Living With Atrial Fibrillation
Many people are able to live full and active lives with atrial fibrillation. Most people don't have to change their Reference daily activities.
Because atrial fibrillation is often the result of a heart condition, making changes to improve your heart condition will usually improve your overall health.
Make lifestyle changes
- Don't smoke. If you need help quitting, see the topic Reference Quitting Smoking.
- Eat a Reference heart-healthy diet.
- Try an Reference exercise program. Talk to your doctor about what type and level of exercise is safe for you.
- Control your stress. Treatments like Reference yoga, Reference biofeedback, and Reference meditation may help.
- Don't use alcohol, caffeine, or stimulants, such as methamphetamines or cocaine.
- Control your weight. For more information, see the topic Reference Weight Management.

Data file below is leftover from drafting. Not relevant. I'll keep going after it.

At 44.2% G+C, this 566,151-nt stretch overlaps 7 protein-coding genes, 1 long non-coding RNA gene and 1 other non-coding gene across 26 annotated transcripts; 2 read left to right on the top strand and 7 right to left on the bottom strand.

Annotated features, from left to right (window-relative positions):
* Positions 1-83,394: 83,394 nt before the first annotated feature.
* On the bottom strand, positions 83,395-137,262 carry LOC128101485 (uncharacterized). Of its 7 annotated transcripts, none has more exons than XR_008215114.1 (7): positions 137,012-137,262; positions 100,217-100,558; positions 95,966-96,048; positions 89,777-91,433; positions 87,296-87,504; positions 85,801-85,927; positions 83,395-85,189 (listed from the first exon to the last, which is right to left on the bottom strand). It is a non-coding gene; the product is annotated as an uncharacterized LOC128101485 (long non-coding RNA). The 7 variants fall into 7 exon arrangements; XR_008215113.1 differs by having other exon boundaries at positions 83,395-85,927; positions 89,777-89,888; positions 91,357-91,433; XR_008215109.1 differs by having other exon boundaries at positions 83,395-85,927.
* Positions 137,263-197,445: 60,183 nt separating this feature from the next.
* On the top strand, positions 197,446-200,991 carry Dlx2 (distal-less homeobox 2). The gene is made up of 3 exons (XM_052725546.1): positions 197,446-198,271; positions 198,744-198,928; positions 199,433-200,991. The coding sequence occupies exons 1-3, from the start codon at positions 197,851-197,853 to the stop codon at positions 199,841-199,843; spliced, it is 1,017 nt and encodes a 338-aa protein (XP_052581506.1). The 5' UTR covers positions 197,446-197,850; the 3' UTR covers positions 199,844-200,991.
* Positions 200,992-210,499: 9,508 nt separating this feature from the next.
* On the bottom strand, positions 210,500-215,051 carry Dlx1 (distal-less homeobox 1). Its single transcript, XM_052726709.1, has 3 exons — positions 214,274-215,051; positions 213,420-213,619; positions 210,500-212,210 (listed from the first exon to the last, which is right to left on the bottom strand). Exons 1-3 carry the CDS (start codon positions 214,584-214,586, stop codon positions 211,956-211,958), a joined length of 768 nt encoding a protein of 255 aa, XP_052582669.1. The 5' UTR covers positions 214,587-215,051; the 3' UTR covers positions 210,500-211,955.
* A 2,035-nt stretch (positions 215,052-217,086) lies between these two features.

Prevent other health problems
- If needed, take medicines to control your cholesterol and blood pressure.
- Talk to your doctor or pharmacist before taking any new medicine. Some nonprescription medicines, especially cold and herbal remedies, contain stimulants that can trigger atrial fibrillation.
- Get a flu shot every year.
- Know the signs of Reference sleep apnea Opens New Window. Many people with atrial fibrillation also have this condition.
Take medicines safely
When you take an anticoagulant (also called a blood thinner), you need to take extra steps to avoid bleeding problems, such as preventing falls and injuries. If you take warfarin, you also get regular blood tests and watch how much vitamin K you eat or drink.
- Reference Reference Warfarin: Taking Your Medicine Safely
- Reference Reference Blood Thinners Other Than Warfarin: Taking Them Safely
For more information, see:
- Reference Atrial Fibrillation and Daily Life
- Reference Heart Rhythm Problems: How to Travel Safely
- Reference Arrhythmias and Sexual Activity
|By:||Reference Healthwise Staff||Last Revised: Reference May 9, 2012|
|Medical Review:||Reference E. Gregory Thompson, MD - Internal Medicine
Reference John M. Miller, MD, FACC - Cardiology, Electrophysiology